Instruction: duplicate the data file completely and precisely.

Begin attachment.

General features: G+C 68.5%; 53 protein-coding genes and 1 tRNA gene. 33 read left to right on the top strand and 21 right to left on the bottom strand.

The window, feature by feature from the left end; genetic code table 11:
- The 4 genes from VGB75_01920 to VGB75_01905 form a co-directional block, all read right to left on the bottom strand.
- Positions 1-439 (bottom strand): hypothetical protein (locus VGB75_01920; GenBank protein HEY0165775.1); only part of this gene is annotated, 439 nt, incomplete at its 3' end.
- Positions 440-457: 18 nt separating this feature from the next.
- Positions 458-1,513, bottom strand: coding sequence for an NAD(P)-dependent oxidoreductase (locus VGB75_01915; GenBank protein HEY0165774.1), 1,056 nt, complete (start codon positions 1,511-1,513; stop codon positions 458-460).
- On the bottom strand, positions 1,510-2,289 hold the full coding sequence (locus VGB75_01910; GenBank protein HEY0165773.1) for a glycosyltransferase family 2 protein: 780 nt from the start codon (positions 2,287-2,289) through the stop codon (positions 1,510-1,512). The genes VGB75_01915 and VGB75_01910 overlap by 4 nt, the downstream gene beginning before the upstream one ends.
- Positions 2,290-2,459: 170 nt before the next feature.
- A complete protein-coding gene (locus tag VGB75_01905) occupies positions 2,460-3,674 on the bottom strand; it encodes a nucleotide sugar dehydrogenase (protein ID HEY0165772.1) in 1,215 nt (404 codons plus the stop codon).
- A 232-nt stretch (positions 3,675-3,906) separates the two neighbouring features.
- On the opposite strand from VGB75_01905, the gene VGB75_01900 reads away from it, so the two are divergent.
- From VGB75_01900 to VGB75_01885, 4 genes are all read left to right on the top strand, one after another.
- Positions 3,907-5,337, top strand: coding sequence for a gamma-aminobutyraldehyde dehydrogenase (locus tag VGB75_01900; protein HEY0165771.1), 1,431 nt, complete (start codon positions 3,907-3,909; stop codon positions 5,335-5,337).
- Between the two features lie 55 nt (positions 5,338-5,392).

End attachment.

General features: G+C 68.5%; 53 protein-coding genes and 1 tRNA gene. 33 read left to right on the top strand and 21 right to left on the bottom strand.

The window, feature by feature from the left end; genetic code table 11:
- The 4 genes from VGB75_01920 to VGB75_01905 form a co-directional block, all read right to left on the bottom strand.
- Positions 1-439 (bottom strand): hypothetical protein (locus VGB75_01920; GenBank protein HEY0165775.1); only part of this gene is annotated, 439 nt, incomplete at its 3' end.
- Positions 440-457: 18 nt separating this feature from the next.
- Positions 458-1,513, bottom strand: coding sequence for an NAD(P)-dependent oxidoreductase (locus VGB75_01915; GenBank protein HEY0165774.1), 1,056 nt, complete (start codon positions 1,511-1,513; stop codon positions 458-460).
- On the bottom strand, positions 1,510-2,289 hold the full coding sequence (locus VGB75_01910; GenBank protein HEY0165773.1) for a glycosyltransferase family 2 protein: 780 nt from the start codon (positions 2,287-2,289) through the stop codon (positions 1,510-1,512). The genes VGB75_01915 and VGB75_01910 overlap by 4 nt, the downstream gene beginning before the upstream one ends.
- Positions 2,290-2,459: 170 nt before the next feature.
- A complete protein-coding gene (locus tag VGB75_01905) occupies positions 2,460-3,674 on the bottom strand; it encodes a nucleotide sugar dehydrogenase (protein ID HEY0165772.1) in 1,215 nt (404 codons plus the stop codon).
- A 232-nt stretch (positions 3,675-3,906) separates the two neighbouring features.
- On the opposite strand from VGB75_01905, the gene VGB75_01900 reads away from it, so the two are divergent.
- From VGB75_01900 to VGB75_01885, 4 genes are all read left to right on the top strand, one after another.
- Positions 3,907-5,337, top strand: coding sequence for a gamma-aminobutyraldehyde dehydrogenase (locus tag VGB75_01900; protein HEY0165771.1), 1,431 nt, complete (start codon positions 3,907-3,909; stop codon positions 5,335-5,337).
- Between the two features lie 55 nt (positions 5,338-5,392).